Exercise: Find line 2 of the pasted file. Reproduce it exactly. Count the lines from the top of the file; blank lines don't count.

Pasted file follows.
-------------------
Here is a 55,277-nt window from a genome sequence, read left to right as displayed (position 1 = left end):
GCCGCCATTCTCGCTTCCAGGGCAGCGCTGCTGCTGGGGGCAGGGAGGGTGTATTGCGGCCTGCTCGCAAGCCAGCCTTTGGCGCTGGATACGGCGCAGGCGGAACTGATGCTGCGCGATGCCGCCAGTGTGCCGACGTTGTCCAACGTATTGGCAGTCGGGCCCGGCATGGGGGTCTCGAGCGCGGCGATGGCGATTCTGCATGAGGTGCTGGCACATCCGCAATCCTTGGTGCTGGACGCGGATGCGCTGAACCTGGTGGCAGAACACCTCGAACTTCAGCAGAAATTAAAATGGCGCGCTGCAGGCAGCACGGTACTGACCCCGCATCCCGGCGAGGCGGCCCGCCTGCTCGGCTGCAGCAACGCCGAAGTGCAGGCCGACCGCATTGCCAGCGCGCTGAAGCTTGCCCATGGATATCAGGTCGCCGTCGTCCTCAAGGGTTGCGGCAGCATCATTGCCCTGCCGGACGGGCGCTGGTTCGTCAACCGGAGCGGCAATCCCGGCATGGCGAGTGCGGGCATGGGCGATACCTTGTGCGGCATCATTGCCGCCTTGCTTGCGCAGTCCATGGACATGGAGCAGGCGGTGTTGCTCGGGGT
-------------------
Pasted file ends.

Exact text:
GCCGCCATTCTCGCTTCCAGGGCAGCGCTGCTGCTGGGGGCAGGGAGGGTGTATTGCGGCCTGCTCGCAAGCCAGCCTTTGGCGCTGGATACGGCGCAGGCGGAACTGATGCTGCGCGATGCCGCCAGTGTGCCGACGTTGTCCAACGTATTGGCAGTCGGGCCCGGCATGGGGGTCTCGAGCGCGGCGATGGCGATTCTGCATGAGGTGCTGGCACATCCGCAATCCTTGGTGCTGGACGCGGATGCGCTGAACCTGGTGGCAGAACACCTCGAACTTCAGCAGAAATTAAAATGGCGCGCTGCAGGCAGCACGGTACTGACCCCGCATCCCGGCGAGGCGGCCCGCCTGCTCGGCTGCAGCAACGCCGAAGTGCAGGCCGACCGCATTGCCAGCGCGCTGAAGCTTGCCCATGGATATCAGGTCGCCGTCGTCCTCAAGGGTTGCGGCAGCATCATTGCCCTGCCGGACGGGCGCTGGTTCGTCAACCGGAGCGGCAATCCCGGCATGGCGAGTGCGGGCATGGGCGATACCTTGTGCGGCATCATTGCCGCCTTGCTTGCGCAGTCCATGGACATGGAGCAGGCGGTGTTGCTCGGGGT